Depressive symptoms

Information sheet 3 - Patient Health Questionnaire – 9 items (PHQ-9)

Name of the instrument

Patient Health Questionnaire

Abbreviation

PHQ-9

Number of items

9

Terms of use

Public domain The source must be mentioned (Kroenke et al., 2001).

Language

English, French and several other languages

Data collection method

Self-report questionnaire or by interview, in hard copy, in person or by telephone.

Target population

Adults (possibly children starting in 4th grade)

Interpretation of the results and thresholds

  • The items are ranked on a scale of 0 to 3. The maximum score is 27.
  • The threshold for assessing moderate depression (10 or more) is used most frequently.
  • Thresholds:
    • Absence of depression: 0-4 points;
    • Mild depression: 5-9 points;
    • Moderate depression: 10-14 points;
    • Moderately severe depression: 15-19 points;
    • Severe depression: 20-27 points.

Is the questionnaire available in the toolkit?

Yes, see Questionnaire 2.

Other versions

  • The PHQ-2 includes the first two items of the PHQ-9. The PHQ-2 measures major depressive disorders but it does not measure the severity.
  • The PHQ-A for adolescents is similar to the PHQ-9 but uses vocabulary adapted to the target clientele (11 to 17 years of age). It has not been translated into French.
  • The PHQ-4 measures depression and anxiety based on the first two questions of the PHQ-9 and the first two questions of the GAD-7.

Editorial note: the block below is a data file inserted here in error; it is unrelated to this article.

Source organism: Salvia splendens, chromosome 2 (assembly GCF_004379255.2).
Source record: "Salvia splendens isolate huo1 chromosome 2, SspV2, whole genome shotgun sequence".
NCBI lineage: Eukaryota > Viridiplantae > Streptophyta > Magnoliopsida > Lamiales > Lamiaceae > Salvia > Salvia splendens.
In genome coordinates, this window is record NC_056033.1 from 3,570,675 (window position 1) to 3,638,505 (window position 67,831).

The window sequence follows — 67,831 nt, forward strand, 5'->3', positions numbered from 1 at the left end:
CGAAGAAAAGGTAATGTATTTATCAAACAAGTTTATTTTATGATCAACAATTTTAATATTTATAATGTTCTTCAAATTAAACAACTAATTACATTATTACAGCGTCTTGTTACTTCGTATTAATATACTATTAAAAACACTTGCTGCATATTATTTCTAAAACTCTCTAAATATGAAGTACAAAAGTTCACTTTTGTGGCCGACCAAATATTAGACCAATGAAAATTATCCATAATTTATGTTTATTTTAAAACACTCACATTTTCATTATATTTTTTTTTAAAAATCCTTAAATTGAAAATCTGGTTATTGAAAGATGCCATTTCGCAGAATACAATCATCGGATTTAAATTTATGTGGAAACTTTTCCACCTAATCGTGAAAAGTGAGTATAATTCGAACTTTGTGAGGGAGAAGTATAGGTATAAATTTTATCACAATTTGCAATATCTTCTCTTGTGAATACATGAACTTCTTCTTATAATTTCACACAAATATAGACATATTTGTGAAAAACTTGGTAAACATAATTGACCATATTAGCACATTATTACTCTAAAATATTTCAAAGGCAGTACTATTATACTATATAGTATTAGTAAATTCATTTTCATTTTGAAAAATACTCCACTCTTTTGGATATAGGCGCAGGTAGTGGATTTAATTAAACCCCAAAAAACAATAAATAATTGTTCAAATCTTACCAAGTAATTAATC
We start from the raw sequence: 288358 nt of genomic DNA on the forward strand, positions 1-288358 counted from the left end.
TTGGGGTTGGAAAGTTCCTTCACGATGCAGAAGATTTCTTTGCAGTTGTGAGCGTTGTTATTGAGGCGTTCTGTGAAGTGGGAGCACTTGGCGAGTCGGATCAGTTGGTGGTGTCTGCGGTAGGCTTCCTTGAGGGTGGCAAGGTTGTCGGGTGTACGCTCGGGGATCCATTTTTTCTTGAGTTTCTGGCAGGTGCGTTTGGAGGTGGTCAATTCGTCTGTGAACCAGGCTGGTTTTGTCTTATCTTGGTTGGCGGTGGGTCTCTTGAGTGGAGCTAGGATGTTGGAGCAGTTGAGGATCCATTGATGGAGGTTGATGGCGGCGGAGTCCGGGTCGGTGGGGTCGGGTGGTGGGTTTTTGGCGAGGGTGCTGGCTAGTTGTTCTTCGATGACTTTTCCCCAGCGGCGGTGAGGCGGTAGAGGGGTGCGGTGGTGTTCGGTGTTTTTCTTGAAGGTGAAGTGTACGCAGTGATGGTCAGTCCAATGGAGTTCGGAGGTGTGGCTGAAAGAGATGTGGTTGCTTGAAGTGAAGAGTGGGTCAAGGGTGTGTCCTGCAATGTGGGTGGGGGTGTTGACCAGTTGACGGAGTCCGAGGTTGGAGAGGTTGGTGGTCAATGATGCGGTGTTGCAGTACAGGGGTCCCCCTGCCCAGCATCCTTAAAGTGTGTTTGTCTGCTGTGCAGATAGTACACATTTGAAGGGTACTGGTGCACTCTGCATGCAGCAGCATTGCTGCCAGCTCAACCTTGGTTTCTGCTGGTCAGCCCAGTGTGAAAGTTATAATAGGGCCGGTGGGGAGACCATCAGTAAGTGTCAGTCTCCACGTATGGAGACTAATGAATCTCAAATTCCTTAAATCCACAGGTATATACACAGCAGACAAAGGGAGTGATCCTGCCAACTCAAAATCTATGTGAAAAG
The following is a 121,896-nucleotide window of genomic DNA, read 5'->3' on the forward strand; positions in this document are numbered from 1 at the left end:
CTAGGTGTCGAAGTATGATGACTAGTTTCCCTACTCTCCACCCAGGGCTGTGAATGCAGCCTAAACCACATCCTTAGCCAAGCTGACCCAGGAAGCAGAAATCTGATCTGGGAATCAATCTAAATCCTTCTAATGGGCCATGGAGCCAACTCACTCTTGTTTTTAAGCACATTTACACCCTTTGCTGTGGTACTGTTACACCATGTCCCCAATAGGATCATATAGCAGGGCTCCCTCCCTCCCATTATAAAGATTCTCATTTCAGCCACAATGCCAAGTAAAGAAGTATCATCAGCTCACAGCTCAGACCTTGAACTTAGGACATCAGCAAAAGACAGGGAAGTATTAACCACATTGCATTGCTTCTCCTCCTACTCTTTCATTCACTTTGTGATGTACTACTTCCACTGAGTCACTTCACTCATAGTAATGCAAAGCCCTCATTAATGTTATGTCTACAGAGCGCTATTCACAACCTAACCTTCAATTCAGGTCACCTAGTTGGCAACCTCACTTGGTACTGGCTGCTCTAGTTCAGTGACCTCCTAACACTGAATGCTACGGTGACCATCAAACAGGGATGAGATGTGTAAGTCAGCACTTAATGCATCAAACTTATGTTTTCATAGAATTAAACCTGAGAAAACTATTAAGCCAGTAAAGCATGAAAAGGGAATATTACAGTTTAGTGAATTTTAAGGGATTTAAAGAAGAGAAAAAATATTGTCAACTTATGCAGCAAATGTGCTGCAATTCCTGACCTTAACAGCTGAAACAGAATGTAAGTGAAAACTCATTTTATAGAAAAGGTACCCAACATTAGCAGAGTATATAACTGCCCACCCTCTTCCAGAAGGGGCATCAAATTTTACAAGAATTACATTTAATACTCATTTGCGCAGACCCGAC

• An additional question focuses on the level of psychosocial functioning.

References

  • Kroenke, K., Spitzer, R. L. and Williams, J. B. W. (2001). The PHQ-9: Validity of a brief depression severity measure. J Gen Intern Med, 16(9), 606-613.
  • Kroenke, K. and Spitzer, R. L. (2002). The PHQ-9: A new depression diagnostic and severity measure. Psychiatric Annals, 32(9), 509-515.
  • Pfizer (undated-a). Welcome to the Patient Health Questionnaire (PHQ) Screeners. PHQ and GAD-7 screeners. Consulted at https://www.phqscreeners.com/
  • Pfizer (undated-b). Instruction manual. Instructions for Patient Health Questionnaire (PHQ) and GAD-7 Measures. Consulted at https://www.ons.org/sites/default/files/PHQandGAD7_InstructionManual.pdf

Information sheet 4 - Center for Epidemiologic Studies – Depression Scale (CES-D)

Name of the instrument

Center for Epidemiologic Studies – Depression Scale

Abbreviation

CES-D

Number of items

20

Terms of use

Public domain. The source must be mentioned (Radloff, L. S. et al., 1977).

Language

English, French and more than 13 other languages

Data collection method

Self-report questionnaire or by interview, in hard copy, in person or by telephone.

Target population

Adolescents and adults

Interpretation of the results and thresholds

  • A four-point numbered scale. The items are ranked on a scale 0 to 3. The maximum score is 60. The scores are reversed for items 4, 8, 12 and 16.
  • The standard threshold is 16 points and indicates an individual at risk of depression. However, some studies state that the threshold is too low. Accordingly, the threshold can vary from 12 to 27 points, depending on the study. For example, Führer and Rouillon (1989), who validated the French translation of the instrument, recommend using a threshold of 17 for men and 23 for women.

Is the questionnaire available in the toolkit?

Yes, see Questionnaire 3.

Other versions

  • The CESD-R (CES-D-R; CES-DR) is the revised version of the CES-D. This instrument also contains 20 items, ranked on a five-level scale, as against a four-level scale in the CES-D, and certain items are different from the first version. While the revised version dates from 2004, most studies continue to use the first version (CES-D). There does not appear to be a validated version in French.